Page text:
Anthony Glyn was a writer of great charm and brilliance. Writing was in his blood. He was born Geoffrey Davson, but his maternal grandmother was Elinor Glyn, and it was under the pen-name of Anthony Glyn that he published his first novel in 1953. He subsequently took the name by deed poll.
Born in 1922, he was educated at Eton, where he founded the Eton Literary Society. Commissioned into the Welsh Guards in 1941, he became an intelligence officer and was a year in the field after D-Day, from the Arromanches beaches to the Rhine crossings. When his own unit was not the spearhead of the advance, he would be sent ahead in a scout car to get news of the battle in front and report back. This could be hazardous. On one occasion he was sent into a town to "go and see whether the Sappers have been in yet to clear mines and booby-traps". "How do I do that, Sir?" "Just drive down the main street and then round and round the town and see if you get blown up."
After demobilisation he joined the family firm in the West Indies where his father, Sir Edward Davson, whom he succeeded as second Baronet in 1937, had built up interests in sugar, cattle, and timber. But he wanted to write. His first novel, Romanza, published in 1953, was followed the next year by a second, The Jungle of Eden, and, in 1955, by a biography of his grandmother, Elinor Glyn. This book, and others, was written in the Jane Austen village of Chawton, where the family owned a thatched cottage. His daughter Caroline, who died of heart trouble in Australia in 1981 and was herself a novelist of note, was brought up in the village. His younger daughter became a barrister.
In 1946 Glyn had married Susan, daughter of Sir Rhys Rhys Williams Bt. They were a devoted couple, and when one day he announced that he was going to become a Bohemian and throw away his suits she took it in good part. They moved to Paris and acquired second and third homes in Spain and Austria, finally, in the 1980s, retiring to the South of France.
A prolific author, Anthony Glyn combined the qualities of humour and sadness. His 1969 novel The Dragon Variation won him fame in the chess world; equally appreciated were The Ram in the Thicket (1957) and The Terminal (1965). In 1985 he wrote The Companion Guide to Paris. In his enchanting guide The Seine, 19 years earlier, he mentions so many different cheeses that the reader of the book for the Oxford English Dictionary had to give up recording them all.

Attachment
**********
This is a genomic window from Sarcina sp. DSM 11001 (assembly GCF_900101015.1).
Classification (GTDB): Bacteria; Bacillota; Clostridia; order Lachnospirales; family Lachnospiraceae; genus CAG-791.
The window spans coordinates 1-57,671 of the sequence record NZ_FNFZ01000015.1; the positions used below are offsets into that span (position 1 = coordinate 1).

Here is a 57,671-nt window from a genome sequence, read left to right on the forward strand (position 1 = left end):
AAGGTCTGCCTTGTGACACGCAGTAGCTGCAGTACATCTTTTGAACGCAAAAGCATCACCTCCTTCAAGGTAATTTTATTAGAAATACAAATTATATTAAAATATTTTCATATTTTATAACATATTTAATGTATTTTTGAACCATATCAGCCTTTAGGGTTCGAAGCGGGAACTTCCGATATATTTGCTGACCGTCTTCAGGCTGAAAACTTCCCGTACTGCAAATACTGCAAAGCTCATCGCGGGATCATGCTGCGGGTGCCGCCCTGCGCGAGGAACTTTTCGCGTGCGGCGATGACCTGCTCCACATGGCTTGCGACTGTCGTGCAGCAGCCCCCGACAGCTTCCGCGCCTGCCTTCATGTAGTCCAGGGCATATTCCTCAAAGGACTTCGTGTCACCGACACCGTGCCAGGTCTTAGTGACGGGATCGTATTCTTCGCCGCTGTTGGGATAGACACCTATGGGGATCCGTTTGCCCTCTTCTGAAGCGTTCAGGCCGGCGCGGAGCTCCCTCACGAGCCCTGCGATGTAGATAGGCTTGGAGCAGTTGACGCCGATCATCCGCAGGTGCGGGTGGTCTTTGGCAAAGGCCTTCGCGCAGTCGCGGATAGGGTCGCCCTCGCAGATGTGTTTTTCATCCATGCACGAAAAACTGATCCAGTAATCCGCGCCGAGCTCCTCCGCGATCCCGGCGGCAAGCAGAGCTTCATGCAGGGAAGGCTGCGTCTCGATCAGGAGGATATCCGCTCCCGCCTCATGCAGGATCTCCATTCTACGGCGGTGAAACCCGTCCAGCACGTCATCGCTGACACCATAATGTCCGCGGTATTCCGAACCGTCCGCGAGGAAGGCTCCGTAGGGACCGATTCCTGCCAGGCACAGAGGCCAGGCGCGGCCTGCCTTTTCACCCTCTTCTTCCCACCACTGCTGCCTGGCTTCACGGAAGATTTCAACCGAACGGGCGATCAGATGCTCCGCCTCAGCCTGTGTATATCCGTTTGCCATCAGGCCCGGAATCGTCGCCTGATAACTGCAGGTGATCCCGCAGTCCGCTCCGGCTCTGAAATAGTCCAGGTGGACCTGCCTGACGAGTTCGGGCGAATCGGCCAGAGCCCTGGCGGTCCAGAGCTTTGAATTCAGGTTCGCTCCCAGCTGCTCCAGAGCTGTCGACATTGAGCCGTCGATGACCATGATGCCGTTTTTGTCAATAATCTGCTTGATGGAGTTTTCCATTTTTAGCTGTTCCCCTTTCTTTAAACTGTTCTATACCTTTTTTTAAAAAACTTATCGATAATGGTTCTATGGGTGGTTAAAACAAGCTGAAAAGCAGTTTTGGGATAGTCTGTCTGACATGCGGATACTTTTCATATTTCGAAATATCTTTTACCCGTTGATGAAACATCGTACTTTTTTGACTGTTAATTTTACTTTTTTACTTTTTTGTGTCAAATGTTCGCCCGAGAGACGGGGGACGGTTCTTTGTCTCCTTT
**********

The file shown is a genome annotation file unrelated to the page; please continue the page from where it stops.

Glyn's interests ranged widely into mountaineering, skiing, and music. Once he composed a spoof account of the discovery of "Wagner's last opera", Der Nacht Morgen ("The Morning After"). Some people were taken in, by it and as a result the Musical Times asked him to review an entire Wagner season. He was also interested in making tapestries, and was a considerable linguist, being fluent in English, French, German and Spanish, with passable Italian, and a smattering of Russian.
Imagination was, for him, "truer than reality". He had studied Existentialism, but preferred Heidegger to Sartre, regretting Existentialism's descent into politics. He would remark, "Are you an authentic Dasein?" He himself was a "free spirit", though not in the bad sense of being amoral or regarding all conventional morality as unreasonably trammelling. Indeed he never gave up his religion and died listening to Mozart's Great Mass in C Minor.
He was buried at Pere Lachaise cemetery, Paris, two weeks ago, considerably nearer to the chapel than Oscar Wilde.
- G. Chowdharay-Best